More than 290 plant species on the Masoala peninsula alone are used by local people as fuel, as wood for construction, for medicinal purposes, carving, and other purposes. Such forest products have a great deal of potential in both local and international markets. Rainforest plants have already provided tangible evidence of their potential to address all sorts of medical problems, from childhood leukaemia to hangovers. Seventy percent of the plants identified by the U.S. National Cancer Institute as having anti-carcinogenic characteristics are found only in the tropical rainforest. Rainforest plants have been estimated to be responsible for 25 percent of the drugs used by Western medicine. 

Vanilla has long been a lucrative, but eco-friendly crop for many farmers in north-eastern Madagascar since it grows best under the shade of canopy trees; a new variety of vanilla has been introduced recently as part of an EU-funded economic support program which is sun-tolerant and therefore better suited as a plantation crop. This new form may drive small producers out of business and contribute further to deforestation.
 
The key to making sustainable forests products an economic reality for local Malagasy is access to markets. 
 
Ecotourism may be the best hope for Madagascar to improve the standard of living for its people. Most visitors when they come to Madagascar visit protected areas when they come to the country.
Responsibly managed ecotourism can give substantial amounts of revenue and employ large numbers of local people without causing significant environmental damage. Ecotourists pay to see a country's natural beauty thus it gives local people a direct incentive to conserve the environment around them. Ecotourism can help assign value to an ecosystem, and most ecotourists are willing to pay directly for preservation in the form of park entrance fees and the hiring of local guides.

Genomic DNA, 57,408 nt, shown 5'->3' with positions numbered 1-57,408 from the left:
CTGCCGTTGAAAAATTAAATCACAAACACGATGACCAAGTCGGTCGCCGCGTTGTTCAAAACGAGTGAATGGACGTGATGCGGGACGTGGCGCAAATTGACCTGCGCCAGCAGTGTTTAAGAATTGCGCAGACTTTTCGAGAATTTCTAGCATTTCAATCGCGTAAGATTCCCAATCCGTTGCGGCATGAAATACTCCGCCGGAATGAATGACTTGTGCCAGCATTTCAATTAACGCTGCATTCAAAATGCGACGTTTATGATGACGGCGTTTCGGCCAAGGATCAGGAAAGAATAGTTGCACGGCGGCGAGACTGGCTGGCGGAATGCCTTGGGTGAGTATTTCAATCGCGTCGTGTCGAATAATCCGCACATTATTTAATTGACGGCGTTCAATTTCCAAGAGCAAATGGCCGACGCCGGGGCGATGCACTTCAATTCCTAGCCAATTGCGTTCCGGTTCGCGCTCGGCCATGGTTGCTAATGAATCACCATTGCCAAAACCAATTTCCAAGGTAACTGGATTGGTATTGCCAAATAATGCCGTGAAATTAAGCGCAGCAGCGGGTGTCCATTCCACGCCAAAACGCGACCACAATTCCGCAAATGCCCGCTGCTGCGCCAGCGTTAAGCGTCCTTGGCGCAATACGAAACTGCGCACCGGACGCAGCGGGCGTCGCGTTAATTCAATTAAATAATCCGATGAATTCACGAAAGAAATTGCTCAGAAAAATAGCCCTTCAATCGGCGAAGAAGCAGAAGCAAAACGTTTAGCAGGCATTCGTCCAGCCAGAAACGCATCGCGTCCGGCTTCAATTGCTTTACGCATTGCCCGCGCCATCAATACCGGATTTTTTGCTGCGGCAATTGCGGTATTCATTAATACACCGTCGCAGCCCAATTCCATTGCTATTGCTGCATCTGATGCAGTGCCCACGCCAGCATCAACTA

Sales of handicrafts and wildlife guides, park rangers, staff who work in hotels, restaurants, and lodges help the local community as a whole. Hopefully it will encourage children in the community and offer them better opportunities in the future. 
To be sustainable, ecotourism requires careful planning and strict guidelines; short-term development can doom ecosystems and communities just as does unsustainable logging. Too many people, inadequate facilities, and poor park management can spell the end for the "eco" in ecotourism. Ecotourism, when carried out in a sustainable fashion, can benefit local people, the economy, and the environment. Ecotourism should not be restricted to legally protected areas, but also be promoted in natural areas that lack protection. The presence of tourists, when properly managed, can protect an area from certain over-exploitive activities.